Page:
The aberrant overexpression and concomitant activation of members of the ErbB family of growth factor receptor tyrosine kinases plays key roles in promoting the growth and progression of a variety of solid tumor types. The long-term objective of the proposed studies is to understand the role of a novel protein degradation pathway in regulating ErbB-induced tumor progression. A central component of the pathway is a RING finger E3 ubiquitin ligase called Nrdp1 that mediates the ubiquitination of ErbB receptors, thereby promoting their trafficking to degradative cellular compartments. The hypothesis guiding these studies is that the Nrdp1 protein degradation pathway regulates ErbB-mediated cellular growth signaling by governing receptor levels through degradation. The two overarching goals for the current funding period are to understand the molecular mechanisms by which Nrdp1 activity is regulated, and to understand the contribution of the Nrdp1 pathway to ErbB receptor-induced mammary tumor growth and progression. These goals will be addressed with three specific aims. 1) The regulation of Nrdp1 stability and activity by growth factors, signaling kinases and deubiquitinating enzymes will be examined using biochemical and molecular biological methods. The interactions among proteins involved in the pathway will also be examined. 2) The impact of the overexpression or loss of Nrdp1 pathway components on the growth properties of cultured mouse and human mammary tumor cell lines will be examined using assays that measure proliferation, survival, motility and invasion. 3) The impact of Nrdp1 on the growth of ErbB-induced mammary tumors in transgenic mouse models will be determined. These studies will assess whether overexpression of wild-type Nrdp1 in the mouse mammary gland can suppress the latency, growth and metastasis of ErbB-induced mammary tumors, and whether overexpression of dominant-negative Nrdp1 can induce mammary tumor formation or potentiate the latency or growth of ErbB-induced tumors. The results of these studies could implicate the Nrdp1 pathway as a suppressor of tumor cell growth and progression, in turn suggesting that restoration or augmentation of pathway function in tumors could offer therapeutic benefit. ? ? ?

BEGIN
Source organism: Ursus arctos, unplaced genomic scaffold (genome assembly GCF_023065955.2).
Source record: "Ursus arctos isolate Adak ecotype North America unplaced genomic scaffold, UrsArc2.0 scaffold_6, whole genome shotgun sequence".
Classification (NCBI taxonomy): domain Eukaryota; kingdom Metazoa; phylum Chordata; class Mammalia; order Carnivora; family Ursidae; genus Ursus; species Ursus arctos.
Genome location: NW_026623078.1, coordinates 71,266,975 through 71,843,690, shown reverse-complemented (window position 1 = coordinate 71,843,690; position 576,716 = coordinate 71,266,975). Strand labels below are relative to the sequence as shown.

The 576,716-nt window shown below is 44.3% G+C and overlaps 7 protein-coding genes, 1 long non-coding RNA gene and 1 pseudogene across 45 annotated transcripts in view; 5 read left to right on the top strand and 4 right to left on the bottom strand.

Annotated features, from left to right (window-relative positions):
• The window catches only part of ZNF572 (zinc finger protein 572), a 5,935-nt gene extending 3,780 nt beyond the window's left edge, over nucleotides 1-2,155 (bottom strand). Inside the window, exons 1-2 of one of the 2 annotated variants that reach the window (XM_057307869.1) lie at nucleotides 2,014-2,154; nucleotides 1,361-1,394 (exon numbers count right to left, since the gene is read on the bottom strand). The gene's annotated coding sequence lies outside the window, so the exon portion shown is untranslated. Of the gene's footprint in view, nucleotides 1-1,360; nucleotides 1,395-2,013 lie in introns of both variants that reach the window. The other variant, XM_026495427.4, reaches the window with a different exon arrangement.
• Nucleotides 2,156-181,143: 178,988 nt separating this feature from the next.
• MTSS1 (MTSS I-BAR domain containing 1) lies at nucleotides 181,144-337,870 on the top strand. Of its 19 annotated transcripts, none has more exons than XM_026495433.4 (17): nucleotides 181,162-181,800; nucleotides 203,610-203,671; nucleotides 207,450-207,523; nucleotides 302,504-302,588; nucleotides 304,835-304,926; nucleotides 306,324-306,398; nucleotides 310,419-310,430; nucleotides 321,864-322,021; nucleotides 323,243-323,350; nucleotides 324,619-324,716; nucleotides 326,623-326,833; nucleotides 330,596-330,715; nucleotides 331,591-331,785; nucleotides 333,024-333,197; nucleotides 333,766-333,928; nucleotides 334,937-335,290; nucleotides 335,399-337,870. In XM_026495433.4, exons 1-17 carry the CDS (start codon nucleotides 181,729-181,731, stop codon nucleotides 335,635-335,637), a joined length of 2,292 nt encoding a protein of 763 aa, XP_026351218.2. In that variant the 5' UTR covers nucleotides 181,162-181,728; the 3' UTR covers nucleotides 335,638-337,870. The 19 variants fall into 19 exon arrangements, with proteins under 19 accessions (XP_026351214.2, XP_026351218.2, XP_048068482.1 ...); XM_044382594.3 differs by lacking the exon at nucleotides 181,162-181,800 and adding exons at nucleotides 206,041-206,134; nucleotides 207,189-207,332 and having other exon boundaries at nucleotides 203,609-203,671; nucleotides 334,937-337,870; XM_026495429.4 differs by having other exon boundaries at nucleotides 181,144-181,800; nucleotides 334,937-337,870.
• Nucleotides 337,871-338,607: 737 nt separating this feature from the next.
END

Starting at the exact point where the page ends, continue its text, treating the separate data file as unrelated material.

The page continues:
National Institute of Health (NIH)
National Cancer Institute (NCI)
Research Project (R01)
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Tumor Cell Biology Study Section (TCB)
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Sussman, Daniel J
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University of California Davis
Internal Medicine/Medicine
Schools of Medicine
United States
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